Workers’ groups and the Taiwan Statebuilding Party (TSP) yesterday condemned remarks by former Chinese Nationalist Party (KMT) chairwoman Hung Hsiu-chu (洪秀柱) praising China’s Xinjiang policy.
The Taiwan Labor Front, in a news release, called on the government to ban cotton and other agricultural products made by forced labor in Xinjiang, and urged the Ministry of Economic Affairs to check imports of Xinjiang cotton by Taiwanese textile and garment companies.
It condemned Hung’s remarks that the US and other countries had fabricated lies about Chinese repression of Uighurs in Xinjiang.
Photo: AFP / The Victims of Communism Memorial Foundation
Hung made the remarks while on a Chinese government-sponsored visit to Xinjiang this week.
The Taiwan Statebuilding Party also issued a statement denouncing Hung’s whitewashing of Beijing’s actions, describing it as a renewed cooperation between the Chinese Communist Party (CCP) and the KMT to exterminate Uighur Muslims — similar to the atrocities the two parties had committed in the past.
“We would like to ask the KMT: Do you support China committing genocide against Uighurs?” the statement said.
As a former KMT chairperson, Hung still represents the voice of the party’s conservative faction, it said.
“Hung’s remarks endorsing Beijing’s conduct and programs in Xinjiang have been played up by Chinese state media to cover up Chinese atrocities and crimes against humanity in Xinjiang,” it said.
The statement also asked KMT Chairman Eric Chu (朱立倫) whether the KMT holds the same view as Hung.
“Does the KMT also think that the internment camps in Xinjiang are fabrications by Western countries?” it said.
“Foreigners who are not familiar with Taiwan’s history and the political situation between Taipei and Beijing might think that Hung’s stance is representative of Taiwan’s largest opposition party to support China’s policy in Xinjiang,” the statement said.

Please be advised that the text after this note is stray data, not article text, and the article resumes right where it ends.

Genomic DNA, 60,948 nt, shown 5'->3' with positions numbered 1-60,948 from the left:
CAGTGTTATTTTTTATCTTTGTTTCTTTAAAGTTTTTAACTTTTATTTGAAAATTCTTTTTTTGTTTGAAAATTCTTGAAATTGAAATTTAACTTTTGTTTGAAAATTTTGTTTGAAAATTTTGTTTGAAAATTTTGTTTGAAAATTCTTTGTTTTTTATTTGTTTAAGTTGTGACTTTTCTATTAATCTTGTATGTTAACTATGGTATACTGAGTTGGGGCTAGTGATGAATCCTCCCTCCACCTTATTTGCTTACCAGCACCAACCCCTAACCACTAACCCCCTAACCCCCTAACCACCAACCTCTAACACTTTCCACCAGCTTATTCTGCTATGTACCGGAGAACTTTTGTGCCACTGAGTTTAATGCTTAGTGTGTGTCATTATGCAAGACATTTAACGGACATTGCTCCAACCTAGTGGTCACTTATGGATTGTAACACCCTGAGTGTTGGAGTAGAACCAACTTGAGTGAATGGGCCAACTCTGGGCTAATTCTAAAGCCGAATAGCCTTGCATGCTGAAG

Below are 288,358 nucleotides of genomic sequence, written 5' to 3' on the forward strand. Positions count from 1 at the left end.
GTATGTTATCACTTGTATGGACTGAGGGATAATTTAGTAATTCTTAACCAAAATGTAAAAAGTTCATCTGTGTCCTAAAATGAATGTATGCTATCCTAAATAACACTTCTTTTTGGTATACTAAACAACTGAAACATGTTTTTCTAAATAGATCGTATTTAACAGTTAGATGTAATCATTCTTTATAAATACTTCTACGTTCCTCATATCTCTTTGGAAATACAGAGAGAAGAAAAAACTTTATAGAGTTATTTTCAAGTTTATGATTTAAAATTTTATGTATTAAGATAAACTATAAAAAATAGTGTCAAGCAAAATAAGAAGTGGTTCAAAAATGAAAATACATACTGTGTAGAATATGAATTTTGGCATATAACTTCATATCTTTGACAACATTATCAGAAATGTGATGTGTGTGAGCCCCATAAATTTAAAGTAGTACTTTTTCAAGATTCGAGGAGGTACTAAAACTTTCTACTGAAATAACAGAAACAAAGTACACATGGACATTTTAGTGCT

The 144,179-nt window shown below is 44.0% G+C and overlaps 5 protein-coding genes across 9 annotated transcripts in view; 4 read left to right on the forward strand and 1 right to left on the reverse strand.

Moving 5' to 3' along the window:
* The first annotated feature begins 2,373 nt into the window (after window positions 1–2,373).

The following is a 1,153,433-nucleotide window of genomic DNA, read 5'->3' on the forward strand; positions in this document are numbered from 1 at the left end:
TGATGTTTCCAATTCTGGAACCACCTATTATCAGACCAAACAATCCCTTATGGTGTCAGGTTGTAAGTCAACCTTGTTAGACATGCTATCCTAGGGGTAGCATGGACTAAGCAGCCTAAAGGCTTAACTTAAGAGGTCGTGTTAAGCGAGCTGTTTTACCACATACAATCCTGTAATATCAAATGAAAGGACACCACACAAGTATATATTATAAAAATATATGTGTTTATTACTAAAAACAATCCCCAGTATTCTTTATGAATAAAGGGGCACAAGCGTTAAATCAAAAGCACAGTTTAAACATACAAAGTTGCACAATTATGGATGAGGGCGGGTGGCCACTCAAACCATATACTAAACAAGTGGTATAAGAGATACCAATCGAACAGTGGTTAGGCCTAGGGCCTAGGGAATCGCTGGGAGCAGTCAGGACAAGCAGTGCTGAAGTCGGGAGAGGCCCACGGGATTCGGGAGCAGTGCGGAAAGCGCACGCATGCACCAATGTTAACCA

“So we are seeing the KMT walk in lockstep with China, and closely identifying with the values and political ideology of Chinese communists,” it said.
“Looking at the KMT’s history of human rights abuses and atrocities in Taiwan, we believe such a party is no longer qualified to participate in local politics — that it should no longer be a choice for Taiwanese voters,” Taiwan Statebuilding Party officials said.
Hung has visited several places in Xinjiang during her China trip, including visiting a “Xinjiang Antiterrorism and Deradicalization Struggle Exhibition” in Urumqi on Tuesday.
“Xinjiang is a harmonious, joyful, diverse and inclusive society,” Hung was quoted as saying by the Chinese state news outlet China Daily.
“The US and some Western countries have fabricated lies about the so-called ‘forced labor’ and ‘genocide’ in Xinjiang to undermine China’s internal unity,” she said.
“People in Xinjiang once suffered great harm from terrorism and extremist ideologies... The anti-terrorism and deradicalization measures that Xinjiang has adopted have helped those once poisoned by extremist ideologies to gain a correct understanding of law and religion, and improve the living standards of their families through learning skills,” Hung said, endorsing China’s policies of internment and “re-education” of Uighurs.
Governments and human rights groups have over the years condemned and called for investigations of the situation in Xinjiang. The issue came to the fore again on Tuesday with the release of the Xinjiang Police Files, a cache of documents and photographs showing Chinese leaders’ involvement in the repression of Uighur Muslims in internment camps in Xinjiang.
US Department of State spokesman Ned Price said at the time: “We are appalled by the reports and the jarring images of China’s internment camps... It further adds to an already damning body of evidence of the PRC’s [People’s Republic of China’s] atrocities in Xinjiang.”
The leaked materials are believed to have come from the public security bureau of two districts in Xinjiang, which were hacked and then shared with the International Consortium of Investigative Journalists and media organizations.
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